Daily, on the streets and in the organizations of Memphis, people are committing acts of selfless love. Helping strangers, uplifting others, making connections with neighbors – these are the kinds of everyday, but remarkably special, stories of compassion that Community Foundation donor Alison Wetter and a team of Memphians are bringing to life through their Watch Love Work video series.

As the 50th anniversary of Dr. Martin Luther King, Jr.’s assassination approaches in April 2018, a new Watch Love Work video goes live each Monday afternoon on watchlovework.org and the watch love work YouTube channel. Fifty 2-3 minute videos share a story of love in action from Memphis and shine a spotlight on individuals and local nonprofits including MIFA’s Meals on Wheels program and the Carpenter Art Garden in Binghampton.

As a student of truth and reconciliation for several years in programs in the U.S. and abroad, Alison Wetter was searching for a way to catalyze her passion for healing work in a meaningful way in her hometown of Memphis. She was inspired to produce the video series after taking a class taught by filmmaker and philanthropist Tom Shadyac that connected the power of film with “opening hearts.”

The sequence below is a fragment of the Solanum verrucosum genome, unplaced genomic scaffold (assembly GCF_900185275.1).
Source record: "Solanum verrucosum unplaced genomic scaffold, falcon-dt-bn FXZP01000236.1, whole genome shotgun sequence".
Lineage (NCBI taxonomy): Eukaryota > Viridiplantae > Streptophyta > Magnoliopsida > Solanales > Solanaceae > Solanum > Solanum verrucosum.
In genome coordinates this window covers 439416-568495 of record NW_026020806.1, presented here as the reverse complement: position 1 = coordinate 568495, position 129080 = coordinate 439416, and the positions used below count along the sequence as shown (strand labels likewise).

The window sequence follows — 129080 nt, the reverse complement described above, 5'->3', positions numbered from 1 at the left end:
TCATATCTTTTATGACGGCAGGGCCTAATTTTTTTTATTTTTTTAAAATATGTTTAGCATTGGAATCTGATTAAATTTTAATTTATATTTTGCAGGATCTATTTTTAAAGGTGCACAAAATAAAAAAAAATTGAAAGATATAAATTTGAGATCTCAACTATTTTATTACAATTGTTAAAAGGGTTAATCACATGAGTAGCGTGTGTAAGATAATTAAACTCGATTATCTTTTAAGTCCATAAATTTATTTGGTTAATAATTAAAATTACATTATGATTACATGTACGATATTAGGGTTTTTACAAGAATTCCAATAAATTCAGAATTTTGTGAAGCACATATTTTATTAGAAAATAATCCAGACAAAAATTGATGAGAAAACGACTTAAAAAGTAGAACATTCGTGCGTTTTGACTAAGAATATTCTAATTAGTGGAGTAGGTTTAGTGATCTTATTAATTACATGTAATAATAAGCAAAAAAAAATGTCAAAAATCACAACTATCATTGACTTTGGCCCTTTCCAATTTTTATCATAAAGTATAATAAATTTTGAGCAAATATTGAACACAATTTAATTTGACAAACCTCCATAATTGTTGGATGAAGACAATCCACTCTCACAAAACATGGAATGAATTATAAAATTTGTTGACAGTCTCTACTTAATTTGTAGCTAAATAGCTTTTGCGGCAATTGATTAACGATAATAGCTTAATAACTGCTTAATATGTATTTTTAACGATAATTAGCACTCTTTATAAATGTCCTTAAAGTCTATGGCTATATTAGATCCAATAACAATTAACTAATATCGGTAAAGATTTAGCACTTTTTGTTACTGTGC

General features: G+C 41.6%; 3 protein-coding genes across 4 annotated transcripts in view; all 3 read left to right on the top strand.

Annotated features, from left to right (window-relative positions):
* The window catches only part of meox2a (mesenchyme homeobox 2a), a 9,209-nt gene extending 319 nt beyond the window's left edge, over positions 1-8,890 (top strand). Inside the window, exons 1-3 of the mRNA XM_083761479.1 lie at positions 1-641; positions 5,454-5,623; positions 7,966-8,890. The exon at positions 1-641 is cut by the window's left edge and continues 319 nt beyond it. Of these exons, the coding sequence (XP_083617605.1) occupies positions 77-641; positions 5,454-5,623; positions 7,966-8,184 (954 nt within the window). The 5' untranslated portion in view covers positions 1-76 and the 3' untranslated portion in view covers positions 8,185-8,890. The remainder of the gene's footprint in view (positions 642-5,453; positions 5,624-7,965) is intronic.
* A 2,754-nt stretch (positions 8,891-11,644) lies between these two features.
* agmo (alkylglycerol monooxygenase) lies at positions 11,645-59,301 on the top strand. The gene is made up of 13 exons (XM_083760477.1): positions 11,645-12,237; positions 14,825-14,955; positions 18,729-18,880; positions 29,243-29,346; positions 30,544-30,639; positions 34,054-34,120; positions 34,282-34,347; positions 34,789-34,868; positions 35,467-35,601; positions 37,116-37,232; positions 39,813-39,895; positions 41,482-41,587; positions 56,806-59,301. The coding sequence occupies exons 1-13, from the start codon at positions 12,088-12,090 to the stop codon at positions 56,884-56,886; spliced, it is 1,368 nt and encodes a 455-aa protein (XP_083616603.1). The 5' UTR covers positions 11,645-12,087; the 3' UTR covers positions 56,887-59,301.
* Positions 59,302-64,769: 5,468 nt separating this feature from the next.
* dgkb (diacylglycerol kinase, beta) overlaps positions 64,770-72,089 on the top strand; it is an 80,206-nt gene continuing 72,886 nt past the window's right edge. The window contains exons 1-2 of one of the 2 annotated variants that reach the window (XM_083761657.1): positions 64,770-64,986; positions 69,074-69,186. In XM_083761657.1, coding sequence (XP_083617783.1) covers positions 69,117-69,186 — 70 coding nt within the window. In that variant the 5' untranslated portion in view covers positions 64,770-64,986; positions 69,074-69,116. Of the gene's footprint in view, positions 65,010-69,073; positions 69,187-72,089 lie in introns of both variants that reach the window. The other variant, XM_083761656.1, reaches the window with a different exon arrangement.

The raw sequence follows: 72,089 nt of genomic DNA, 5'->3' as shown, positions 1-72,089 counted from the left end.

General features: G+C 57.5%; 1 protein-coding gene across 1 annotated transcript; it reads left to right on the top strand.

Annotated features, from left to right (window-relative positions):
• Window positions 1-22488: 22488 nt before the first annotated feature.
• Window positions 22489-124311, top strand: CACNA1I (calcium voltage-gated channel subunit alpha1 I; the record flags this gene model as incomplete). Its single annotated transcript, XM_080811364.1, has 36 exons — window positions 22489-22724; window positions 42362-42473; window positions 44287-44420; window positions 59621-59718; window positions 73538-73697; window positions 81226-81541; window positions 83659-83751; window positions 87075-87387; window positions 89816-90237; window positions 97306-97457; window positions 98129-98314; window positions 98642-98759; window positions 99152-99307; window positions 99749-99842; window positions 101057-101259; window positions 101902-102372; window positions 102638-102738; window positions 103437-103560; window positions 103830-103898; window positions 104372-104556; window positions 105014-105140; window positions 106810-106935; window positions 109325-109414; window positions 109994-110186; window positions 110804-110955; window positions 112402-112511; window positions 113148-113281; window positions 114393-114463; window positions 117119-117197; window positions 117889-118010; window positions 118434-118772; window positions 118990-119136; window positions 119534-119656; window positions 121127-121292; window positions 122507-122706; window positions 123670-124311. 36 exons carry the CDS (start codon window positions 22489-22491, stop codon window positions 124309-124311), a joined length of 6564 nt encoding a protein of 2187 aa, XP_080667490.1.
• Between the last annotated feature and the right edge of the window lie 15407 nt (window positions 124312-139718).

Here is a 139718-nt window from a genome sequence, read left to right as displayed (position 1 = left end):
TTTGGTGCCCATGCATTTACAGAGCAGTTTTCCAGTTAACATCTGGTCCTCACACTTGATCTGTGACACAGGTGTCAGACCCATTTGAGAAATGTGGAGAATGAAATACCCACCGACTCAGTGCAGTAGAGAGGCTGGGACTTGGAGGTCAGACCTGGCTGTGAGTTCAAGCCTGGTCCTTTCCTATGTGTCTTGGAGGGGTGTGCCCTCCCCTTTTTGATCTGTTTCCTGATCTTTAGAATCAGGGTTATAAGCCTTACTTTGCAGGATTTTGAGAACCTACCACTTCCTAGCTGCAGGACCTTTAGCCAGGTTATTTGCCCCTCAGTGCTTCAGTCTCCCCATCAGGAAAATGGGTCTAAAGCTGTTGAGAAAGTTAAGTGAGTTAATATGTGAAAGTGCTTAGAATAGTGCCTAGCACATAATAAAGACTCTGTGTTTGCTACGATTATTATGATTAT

Wetter assembled a team including seven other diverse volunteers (left) to spearhead the project and to offer their perspectives on people and organizations to include in the videos. Their mandate: spread love in the spirit and in memory of Dr. King. “When the world pays attention to us about an event in our history, we have an obligation,” says Wetter. “Your brokenness becomes your strength, and it’s what you use to heal others in the world.”

She found a video production, marketing, and social media partner in City Leadership, a nonprofit dedicated to strengthening and promoting Memphis. A project fund at the Community Foundation provided a convenient and efficient way for donors to help turn Wetter’s dream into a reality. Published videos have already showcased renowned saxophonist Kirk Whalum’s volunteer service as barber to the homeless at Manna House and nonprofit Just City’s work to ensure social justice for the formerly incarcerated.

Alison Wetter says, “We want love to be spread for people to share worldwide. As Dr. King taught us, through love there will be healing and problems will be solved. Terri Lee Freeman [president of the National Civil Rights Museum and Community Foundation Board member] recently said, ‘We’re trying to eventually change systems and structures. It doesn’t start without changing hearts. And until we change people’s hearts, there is a whole bunch of heart work that needs to go on.’ This is opening the hearts of people through the power of story and the power of film.”

You can sign up to receive a weekly email of the films at watchlovework.org.